Sylvia Turns Five

As of October 8, I've been a parent for five years now. The platitude has turned out to be very true: parenting means long days and short years. All told, those five years of exhausting days, long nights, endless hugs, daily laughs, dancing, singing, coloring, adventuring – they have resulted in the most wonderful little five-year-old a mother could ask for.

Sylvia is in many ways a miniature me. She is rather intense and serious. Her teachers even told me they were working on having her take things less seriously, especially things that are difficult for her. But she is smart and inquisitive and the teachers find her “a delight to teach.” They also said she was very kind to other students (My heart! Bursting.). That said, she is often not kind to me these days, using Mama as a punching bag for her very big emotions, and testing out tantrums, foot-stomping, yelling and nastiness for their effectiveness in getting to do what she wants. She is stubborn and headstrong. That stubbornness has its positive side too, though, as she really applies herself to achieving goals. She wants to figure things out, learn all she can, solve the problem and overcome the obstacle.

She continues to be quite accomplished in physical activities and coordination. Darren likes to tell people that she’s ripped (her back muscles are indeed impressive). She is amazingly quick and agile on her scooter. She is strong and nimble on the monkey bars, and she is advancing quickly in gymnastics. Riding a bike (with training wheels) is still challenging to her and she gets frustrated on it easily. We haven’t yet started any sports, but she likes to throw and catch. She is mostly fearless, but Year Five has taught her some wariness about too much speed or height, which I greatly appreciate.

She’s very interested in the natural world, constantly exploring and asking endless questions about bugs, rocks, soil, stars, and animals of all kinds. At least weekly, she has me looking up and learning about some new thing. We regularly have bugs in jars around the porch and house, we’ve grown caterpillars into butterflies, and we’ve kept Polly the hermit crab alive longer than anyone expected. She has so many “special” collections of rocks, twigs, feathers and acorns that I have to regularly sweep her room when she’s gone or it would become its own forest. She can spot a tiny inchworm or a beautiful feather in the most hidden places, and she will fearlessly let any creature crawl into her hands.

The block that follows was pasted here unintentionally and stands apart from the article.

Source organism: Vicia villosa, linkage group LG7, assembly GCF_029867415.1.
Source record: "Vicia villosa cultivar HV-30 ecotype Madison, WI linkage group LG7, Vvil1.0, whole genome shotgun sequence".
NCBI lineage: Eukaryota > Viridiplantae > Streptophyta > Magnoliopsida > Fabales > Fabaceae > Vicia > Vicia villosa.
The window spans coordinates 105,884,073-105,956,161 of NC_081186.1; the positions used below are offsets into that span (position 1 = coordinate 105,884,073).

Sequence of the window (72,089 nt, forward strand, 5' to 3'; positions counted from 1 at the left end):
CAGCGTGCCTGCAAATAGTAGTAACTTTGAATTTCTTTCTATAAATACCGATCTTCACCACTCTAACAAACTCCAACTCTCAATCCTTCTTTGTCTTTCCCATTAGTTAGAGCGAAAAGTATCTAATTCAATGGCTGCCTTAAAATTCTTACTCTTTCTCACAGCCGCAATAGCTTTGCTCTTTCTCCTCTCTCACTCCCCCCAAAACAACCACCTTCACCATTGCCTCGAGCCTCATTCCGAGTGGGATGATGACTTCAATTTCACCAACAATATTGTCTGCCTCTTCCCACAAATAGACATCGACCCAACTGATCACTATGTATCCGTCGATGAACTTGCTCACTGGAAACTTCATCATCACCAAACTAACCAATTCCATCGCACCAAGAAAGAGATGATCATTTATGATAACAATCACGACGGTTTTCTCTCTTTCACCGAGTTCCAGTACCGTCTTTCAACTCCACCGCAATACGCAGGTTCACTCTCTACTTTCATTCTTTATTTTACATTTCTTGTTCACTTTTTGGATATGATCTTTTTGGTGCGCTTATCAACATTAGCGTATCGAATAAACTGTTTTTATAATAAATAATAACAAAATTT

Sylvia still loves art projects and breaks out the paints, crayons or markers regularly. She’s been working on illustrating a book for a while now. She’ll write letters but isn’t constructing her own words yet. She loves to dance and to sing. She memorizes song lyrics quickly and sings regularly, often making up her own songs. She started theater class last week and loves it, and she really enjoys going to see plays. She still puts on costumes several times each week, and regularly adds accessories to her outfits. She wears only dresses (hasn’t worn pants or shorts in two years) and cares very much about what she looks like each day. She has special ways of putting clothes together (butterfly shirts with flowered skirts, for example). She is still pretty obsessed with princesses, but she also likes fairies (we had a fairy-themed 5th birthday party), mermaids, unicorns and most anything magical.

She talks nonstop and has a rather impressive vocabulary for her age. She tells long stories and wants to have lots of books read to her (we just started chapter books, but she clearly misses the pictures). I think we get even more frustrated with her tantrums and fits because she suddenly loses her reason, which is usually so intact. After a tantrum or fit, she has a lot of EQ and can discuss all that happened, but during one she’s unreasonable and difficult.

She is wonderful with her little sister and shows an impressive amount of love and empathy. Yes, they fight, but only briefly. They seem to truly adore each other. Sylvia has stepped nicely into the “mother’s helper” role too, and enjoys conspiring with me to make things work with Amelia’s mercurial nature. She’s also starting to help more around the house, and now when we cook together, she’s actually more of a help than a hindrance. She is very independent at home and in her play, but she’ll cooperate much better if she’s had some special one-on-one time with me each day. We’ve started playing card games and board games, and I truly enjoy this time together.

Sylvia, I wouldn’t change you for the world. We may butt heads because we’re so alike, but I am in wonder of your accomplishments and growth each day. I love you at age five and I’m excited about the girl you are and the one you’re becoming. Happy birthday, Dumplin’.